• Diarrhoea: The condition in which watery stool is passed frequently. It may be caused due to bacteria or fungi present in food when it is not cleaned or cooked properly.
    Diarrhoea may sometimes lead to dehydration due to excess loss of water.
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  • Heartburn: It is the uncomfortable burning sensation that a person suffers in the chest, neck or throat region due to overproduction of hydrochloric acid in the stomach.
  • Haemorrhoids: This condition arises due to swollen and enlarged blood vessels in the anal region. It leads to a painful sensation while passing the stool.
  • Ulcers: These are sores that develop in the lining of the stomach, small intestine or large intestine due to bacterial infection. Ulcer exposes the blood vessels and may lead to a severe condition if not treated timely.
  • Gall stones: Small insoluble solid stone-like structures that accumulate in the gall bladder.
  • Lactose intolerance:In this case, an individual cannot digest lactose-rich food items like milk or dairy products.
  • Celiac disease: An disease in which the small intestine gets damaged by the consumption of gluten, a type of protein found in wheat and barley.

Practices to keep the digestive system healthy:

  • Drink plenty of water: Water helps in the smooth movement of food through the alimentary canal. Water also prevents the problem of constipation.
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  • Include roughage in diet:Roughage is rich in fibre which does not have any nutritional value but aids the digestion of food by regularising the bowel movements.
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  • Balanced diet: A balanced diet with the right proportions of carbohydrates, proteins, fats, vitamins, and minerals keeps the digestive system healthy.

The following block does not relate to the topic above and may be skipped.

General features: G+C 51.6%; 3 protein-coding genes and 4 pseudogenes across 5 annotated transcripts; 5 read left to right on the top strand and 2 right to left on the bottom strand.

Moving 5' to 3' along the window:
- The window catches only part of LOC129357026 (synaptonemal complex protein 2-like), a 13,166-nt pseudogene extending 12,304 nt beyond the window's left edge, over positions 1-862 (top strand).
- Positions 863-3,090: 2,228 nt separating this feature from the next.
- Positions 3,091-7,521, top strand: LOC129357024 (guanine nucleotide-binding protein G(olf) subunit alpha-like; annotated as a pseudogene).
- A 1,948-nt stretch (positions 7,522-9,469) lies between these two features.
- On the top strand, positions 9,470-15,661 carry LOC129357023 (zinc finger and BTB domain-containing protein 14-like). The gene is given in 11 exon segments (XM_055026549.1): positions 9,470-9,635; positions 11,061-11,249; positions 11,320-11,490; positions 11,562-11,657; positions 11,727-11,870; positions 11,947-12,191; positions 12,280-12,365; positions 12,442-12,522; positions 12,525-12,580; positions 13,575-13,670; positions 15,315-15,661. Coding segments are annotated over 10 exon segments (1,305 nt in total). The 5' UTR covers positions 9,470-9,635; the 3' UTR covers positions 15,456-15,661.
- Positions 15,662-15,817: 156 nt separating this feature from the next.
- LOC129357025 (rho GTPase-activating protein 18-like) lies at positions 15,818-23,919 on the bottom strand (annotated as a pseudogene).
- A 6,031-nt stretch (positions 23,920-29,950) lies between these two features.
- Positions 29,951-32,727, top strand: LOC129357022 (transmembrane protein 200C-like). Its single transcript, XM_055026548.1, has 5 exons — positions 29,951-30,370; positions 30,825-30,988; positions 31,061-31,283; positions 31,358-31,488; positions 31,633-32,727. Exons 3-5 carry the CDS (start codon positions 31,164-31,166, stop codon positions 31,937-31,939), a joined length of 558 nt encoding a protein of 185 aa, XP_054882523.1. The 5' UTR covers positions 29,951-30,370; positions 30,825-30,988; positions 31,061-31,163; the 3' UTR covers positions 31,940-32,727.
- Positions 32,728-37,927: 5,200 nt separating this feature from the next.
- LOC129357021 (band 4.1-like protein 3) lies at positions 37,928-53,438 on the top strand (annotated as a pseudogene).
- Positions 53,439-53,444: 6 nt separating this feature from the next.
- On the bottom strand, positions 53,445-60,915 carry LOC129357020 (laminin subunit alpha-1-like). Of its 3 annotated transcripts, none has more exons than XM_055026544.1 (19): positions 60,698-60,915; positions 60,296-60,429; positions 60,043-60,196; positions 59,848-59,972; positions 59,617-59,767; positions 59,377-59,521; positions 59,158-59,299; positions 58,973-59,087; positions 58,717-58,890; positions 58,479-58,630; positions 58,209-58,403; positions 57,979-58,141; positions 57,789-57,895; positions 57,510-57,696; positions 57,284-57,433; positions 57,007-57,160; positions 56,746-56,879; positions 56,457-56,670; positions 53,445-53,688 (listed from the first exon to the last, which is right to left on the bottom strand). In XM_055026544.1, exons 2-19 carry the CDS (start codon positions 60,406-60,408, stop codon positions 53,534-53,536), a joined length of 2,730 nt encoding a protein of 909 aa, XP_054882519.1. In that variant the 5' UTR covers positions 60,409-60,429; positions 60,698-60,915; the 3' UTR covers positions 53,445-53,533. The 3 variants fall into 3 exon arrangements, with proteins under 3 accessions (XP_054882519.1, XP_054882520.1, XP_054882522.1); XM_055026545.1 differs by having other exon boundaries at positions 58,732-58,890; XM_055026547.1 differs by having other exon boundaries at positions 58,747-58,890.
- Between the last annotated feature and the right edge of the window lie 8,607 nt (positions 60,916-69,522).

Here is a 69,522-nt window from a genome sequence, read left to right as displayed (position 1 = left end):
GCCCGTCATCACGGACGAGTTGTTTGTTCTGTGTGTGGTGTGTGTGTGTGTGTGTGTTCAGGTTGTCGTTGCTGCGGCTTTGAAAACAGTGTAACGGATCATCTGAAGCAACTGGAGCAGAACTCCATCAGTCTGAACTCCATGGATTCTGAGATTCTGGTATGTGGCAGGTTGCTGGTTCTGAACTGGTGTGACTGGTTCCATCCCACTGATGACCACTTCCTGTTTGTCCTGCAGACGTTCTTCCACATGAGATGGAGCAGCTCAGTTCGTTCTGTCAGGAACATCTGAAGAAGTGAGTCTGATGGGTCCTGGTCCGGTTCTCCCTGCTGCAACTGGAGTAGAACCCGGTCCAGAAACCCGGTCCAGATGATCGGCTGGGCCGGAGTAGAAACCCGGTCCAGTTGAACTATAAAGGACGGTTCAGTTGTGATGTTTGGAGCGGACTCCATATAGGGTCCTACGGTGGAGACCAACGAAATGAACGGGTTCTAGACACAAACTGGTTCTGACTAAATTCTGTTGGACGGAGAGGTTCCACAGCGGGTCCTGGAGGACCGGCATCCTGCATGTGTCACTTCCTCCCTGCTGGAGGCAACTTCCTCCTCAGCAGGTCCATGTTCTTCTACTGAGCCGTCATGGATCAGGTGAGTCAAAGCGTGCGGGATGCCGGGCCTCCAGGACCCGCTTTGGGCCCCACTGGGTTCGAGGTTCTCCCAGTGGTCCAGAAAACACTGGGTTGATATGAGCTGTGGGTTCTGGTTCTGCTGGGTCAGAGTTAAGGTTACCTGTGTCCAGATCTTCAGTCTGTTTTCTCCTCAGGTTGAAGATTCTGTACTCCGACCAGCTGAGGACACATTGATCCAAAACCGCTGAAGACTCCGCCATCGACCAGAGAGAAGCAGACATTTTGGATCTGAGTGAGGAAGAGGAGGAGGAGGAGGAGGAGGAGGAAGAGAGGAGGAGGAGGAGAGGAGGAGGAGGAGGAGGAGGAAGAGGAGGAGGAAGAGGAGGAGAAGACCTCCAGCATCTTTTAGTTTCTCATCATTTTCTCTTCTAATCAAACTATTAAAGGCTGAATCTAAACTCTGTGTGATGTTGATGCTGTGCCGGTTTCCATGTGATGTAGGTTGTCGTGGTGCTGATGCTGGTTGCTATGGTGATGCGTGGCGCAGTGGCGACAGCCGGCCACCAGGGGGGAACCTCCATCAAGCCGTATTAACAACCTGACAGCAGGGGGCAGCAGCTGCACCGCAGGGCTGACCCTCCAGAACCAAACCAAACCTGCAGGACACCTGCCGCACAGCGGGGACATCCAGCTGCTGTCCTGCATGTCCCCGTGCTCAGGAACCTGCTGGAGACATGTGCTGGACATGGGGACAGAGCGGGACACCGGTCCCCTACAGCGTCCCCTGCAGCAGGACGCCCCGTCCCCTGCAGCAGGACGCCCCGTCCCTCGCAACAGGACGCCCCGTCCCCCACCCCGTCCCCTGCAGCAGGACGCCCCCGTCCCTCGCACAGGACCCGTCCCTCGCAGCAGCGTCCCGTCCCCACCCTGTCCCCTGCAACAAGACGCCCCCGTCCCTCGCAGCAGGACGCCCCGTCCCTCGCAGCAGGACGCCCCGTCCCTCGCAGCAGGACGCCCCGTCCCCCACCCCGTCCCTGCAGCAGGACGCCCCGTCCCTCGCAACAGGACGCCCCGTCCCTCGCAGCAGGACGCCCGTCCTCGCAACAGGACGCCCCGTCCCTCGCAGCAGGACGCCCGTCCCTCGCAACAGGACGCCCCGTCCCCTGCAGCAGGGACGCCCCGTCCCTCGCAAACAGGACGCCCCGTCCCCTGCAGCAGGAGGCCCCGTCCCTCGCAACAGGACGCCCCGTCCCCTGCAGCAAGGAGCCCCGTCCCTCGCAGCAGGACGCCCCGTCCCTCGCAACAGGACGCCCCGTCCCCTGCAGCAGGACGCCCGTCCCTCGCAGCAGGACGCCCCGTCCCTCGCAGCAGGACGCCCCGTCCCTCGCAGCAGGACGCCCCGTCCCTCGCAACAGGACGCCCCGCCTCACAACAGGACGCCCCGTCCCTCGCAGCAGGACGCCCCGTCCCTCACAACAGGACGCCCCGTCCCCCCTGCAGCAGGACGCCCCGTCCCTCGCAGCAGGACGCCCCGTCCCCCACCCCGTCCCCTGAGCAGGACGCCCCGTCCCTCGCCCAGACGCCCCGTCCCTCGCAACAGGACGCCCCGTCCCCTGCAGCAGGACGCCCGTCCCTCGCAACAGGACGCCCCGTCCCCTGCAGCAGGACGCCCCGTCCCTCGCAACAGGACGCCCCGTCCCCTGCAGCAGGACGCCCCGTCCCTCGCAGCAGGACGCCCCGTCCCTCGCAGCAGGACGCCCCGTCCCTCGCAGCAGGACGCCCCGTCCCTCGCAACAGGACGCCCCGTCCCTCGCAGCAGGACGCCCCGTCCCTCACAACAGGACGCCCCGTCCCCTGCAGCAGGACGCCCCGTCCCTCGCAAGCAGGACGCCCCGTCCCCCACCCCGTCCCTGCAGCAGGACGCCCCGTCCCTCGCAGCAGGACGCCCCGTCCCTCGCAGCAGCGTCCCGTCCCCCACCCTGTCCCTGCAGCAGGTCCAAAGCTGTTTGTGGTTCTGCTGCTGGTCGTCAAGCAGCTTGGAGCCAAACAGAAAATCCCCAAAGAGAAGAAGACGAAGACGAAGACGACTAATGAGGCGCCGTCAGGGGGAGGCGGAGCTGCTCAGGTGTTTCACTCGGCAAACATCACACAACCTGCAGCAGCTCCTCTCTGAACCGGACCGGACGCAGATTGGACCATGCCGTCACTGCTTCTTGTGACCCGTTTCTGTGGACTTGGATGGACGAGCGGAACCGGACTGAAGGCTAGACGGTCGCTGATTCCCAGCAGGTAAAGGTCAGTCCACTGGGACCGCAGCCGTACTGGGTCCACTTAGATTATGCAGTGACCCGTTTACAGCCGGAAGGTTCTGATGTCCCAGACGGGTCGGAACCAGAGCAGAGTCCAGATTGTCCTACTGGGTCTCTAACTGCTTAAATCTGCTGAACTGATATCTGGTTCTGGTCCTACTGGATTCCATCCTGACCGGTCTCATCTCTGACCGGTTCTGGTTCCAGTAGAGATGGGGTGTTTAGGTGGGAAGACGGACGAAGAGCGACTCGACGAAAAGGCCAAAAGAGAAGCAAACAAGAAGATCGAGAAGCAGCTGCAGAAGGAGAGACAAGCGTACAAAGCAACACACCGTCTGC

• Include probiotic-rich foods Live bacteria and yeast found in probiotic-rich foods help maintain the health of the alimentary canal and assist in digestion. Examples:Curd, yoghurt, kefir.
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  • Chew your food properly:Food, when chewed properly, adds enough saliva to the food, which aids in digestion.Chewing enhances digestion and helps in better absorption of nutrients in the bloodstream.
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  • Regular exercise:Exercise allows proper movement of food through the alimentary canal.
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New Words:

Roughage: Plant foods rich in cellulose that cannot be digested by the body but are helpful for the passage of food.

Probiotics: Live microbes, usually bacteria and yeast found in food that are supposed to be beneficial for the body.


Kefir:A fermented milk drink made using bacteria and yeast. It has a lot of health benefits and is sour to taste.


Did You Know?

  • The hydrochloric acid produced in the stomach is a mineral acid that can burn the skin, but the mucus membrane present on the stomach wall prevents these burns.
  • Endoscopy is a modern surgical technique that helps doctors peep inside the body's digestive tract by using an endoscope.
  • If a person’s bowel movements do not happen every day, the situation cannot be considered abnormal. The bowel movements for a healthy person can vary from 3 days to 3 weeks.